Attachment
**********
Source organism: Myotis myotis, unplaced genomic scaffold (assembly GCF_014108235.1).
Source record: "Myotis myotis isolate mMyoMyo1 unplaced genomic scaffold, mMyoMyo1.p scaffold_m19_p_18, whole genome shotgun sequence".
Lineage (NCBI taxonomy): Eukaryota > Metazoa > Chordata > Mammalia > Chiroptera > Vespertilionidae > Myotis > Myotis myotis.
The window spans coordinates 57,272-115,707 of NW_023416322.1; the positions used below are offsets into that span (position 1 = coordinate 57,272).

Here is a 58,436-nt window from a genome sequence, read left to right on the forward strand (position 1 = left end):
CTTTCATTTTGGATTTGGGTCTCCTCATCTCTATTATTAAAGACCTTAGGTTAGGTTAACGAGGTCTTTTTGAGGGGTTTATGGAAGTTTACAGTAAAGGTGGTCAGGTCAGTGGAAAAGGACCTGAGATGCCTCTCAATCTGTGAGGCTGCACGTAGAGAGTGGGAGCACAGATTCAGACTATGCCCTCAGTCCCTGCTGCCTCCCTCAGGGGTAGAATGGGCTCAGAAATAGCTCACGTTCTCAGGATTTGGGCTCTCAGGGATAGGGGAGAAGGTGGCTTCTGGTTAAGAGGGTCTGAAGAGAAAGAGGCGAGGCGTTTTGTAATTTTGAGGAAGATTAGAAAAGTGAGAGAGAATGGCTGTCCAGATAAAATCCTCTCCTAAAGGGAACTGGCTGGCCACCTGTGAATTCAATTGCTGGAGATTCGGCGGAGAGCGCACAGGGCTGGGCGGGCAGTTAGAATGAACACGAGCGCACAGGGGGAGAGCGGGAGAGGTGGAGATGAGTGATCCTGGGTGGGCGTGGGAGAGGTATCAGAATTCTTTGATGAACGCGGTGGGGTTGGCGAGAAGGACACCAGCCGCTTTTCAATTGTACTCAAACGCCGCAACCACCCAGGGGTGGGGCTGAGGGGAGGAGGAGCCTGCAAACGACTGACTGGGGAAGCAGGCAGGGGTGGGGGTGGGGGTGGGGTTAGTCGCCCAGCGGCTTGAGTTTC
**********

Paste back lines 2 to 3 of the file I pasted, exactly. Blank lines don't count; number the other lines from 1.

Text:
Source record: "Myotis myotis isolate mMyoMyo1 unplaced genomic scaffold, mMyoMyo1.p scaffold_m19_p_18, whole genome shotgun sequence".
Lineage (NCBI taxonomy): Eukaryota > Metazoa > Chordata > Mammalia > Chiroptera > Vespertilionidae > Myotis > Myotis myotis.